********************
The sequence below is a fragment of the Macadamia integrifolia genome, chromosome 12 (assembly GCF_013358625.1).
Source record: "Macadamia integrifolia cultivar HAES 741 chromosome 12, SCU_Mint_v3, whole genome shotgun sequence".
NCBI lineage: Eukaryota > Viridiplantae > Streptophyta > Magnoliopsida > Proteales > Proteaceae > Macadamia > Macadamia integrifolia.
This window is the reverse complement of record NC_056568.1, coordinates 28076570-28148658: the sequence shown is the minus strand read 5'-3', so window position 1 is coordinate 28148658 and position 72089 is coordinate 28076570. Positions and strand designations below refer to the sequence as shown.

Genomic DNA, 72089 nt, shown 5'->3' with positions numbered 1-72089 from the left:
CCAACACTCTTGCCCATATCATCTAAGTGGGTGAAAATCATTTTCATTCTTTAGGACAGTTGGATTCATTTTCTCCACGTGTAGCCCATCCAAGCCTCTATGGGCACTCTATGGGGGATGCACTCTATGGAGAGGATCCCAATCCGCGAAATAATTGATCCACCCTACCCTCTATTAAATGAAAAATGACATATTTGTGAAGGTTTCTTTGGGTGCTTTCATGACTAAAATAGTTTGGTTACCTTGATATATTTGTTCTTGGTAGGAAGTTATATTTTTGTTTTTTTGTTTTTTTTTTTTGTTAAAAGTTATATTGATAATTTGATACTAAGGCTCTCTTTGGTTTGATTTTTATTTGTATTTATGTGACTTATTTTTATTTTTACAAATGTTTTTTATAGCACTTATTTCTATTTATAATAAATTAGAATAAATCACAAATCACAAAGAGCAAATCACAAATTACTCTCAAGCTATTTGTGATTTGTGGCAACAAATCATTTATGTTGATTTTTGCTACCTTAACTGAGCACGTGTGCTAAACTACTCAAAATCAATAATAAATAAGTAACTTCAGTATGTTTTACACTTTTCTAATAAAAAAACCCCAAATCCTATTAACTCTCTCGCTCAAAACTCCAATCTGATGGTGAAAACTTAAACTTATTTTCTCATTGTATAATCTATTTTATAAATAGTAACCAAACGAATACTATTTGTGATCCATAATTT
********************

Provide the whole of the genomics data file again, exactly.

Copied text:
The sequence below is a fragment of the Macadamia integrifolia genome, chromosome 12 (assembly GCF_013358625.1).
Source record: "Macadamia integrifolia cultivar HAES 741 chromosome 12, SCU_Mint_v3, whole genome shotgun sequence".
NCBI lineage: Eukaryota > Viridiplantae > Streptophyta > Magnoliopsida > Proteales > Proteaceae > Macadamia > Macadamia integrifolia.
This window is the reverse complement of record NC_056568.1, coordinates 28076570-28148658: the sequence shown is the minus strand read 5'-3', so window position 1 is coordinate 28148658 and position 72089 is coordinate 28076570. Positions and strand designations below refer to the sequence as shown.

Genomic DNA, 72089 nt, shown 5'->3' with positions numbered 1-72089 from the left:
CCAACACTCTTGCCCATATCATCTAAGTGGGTGAAAATCATTTTCATTCTTTAGGACAGTTGGATTCATTTTCTCCACGTGTAGCCCATCCAAGCCTCTATGGGCACTCTATGGGGGATGCACTCTATGGAGAGGATCCCAATCCGCGAAATAATTGATCCACCCTACCCTCTATTAAATGAAAAATGACATATTTGTGAAGGTTTCTTTGGGTGCTTTCATGACTAAAATAGTTTGGTTACCTTGATATATTTGTTCTTGGTAGGAAGTTATATTTTTGTTTTTTTGTTTTTTTTTTTTGTTAAAAGTTATATTGATAATTTGATACTAAGGCTCTCTTTGGTTTGATTTTTATTTGTATTTATGTGACTTATTTTTATTTTTACAAATGTTTTTTATAGCACTTATTTCTATTTATAATAAATTAGAATAAATCACAAATCACAAAGAGCAAATCACAAATTACTCTCAAGCTATTTGTGATTTGTGGCAACAAATCATTTATGTTGATTTTTGCTACCTTAACTGAGCACGTGTGCTAAACTACTCAAAATCAATAATAAATAAGTAACTTCAGTATGTTTTACACTTTTCTAATAAAAAAACCCCAAATCCTATTAACTCTCTCGCTCAAAACTCCAATCTGATGGTGAAAACTTAAACTTATTTTCTCATTGTATAATCTATTTTATAAATAGTAACCAAACGAATACTATTTGTGATCCATAATTT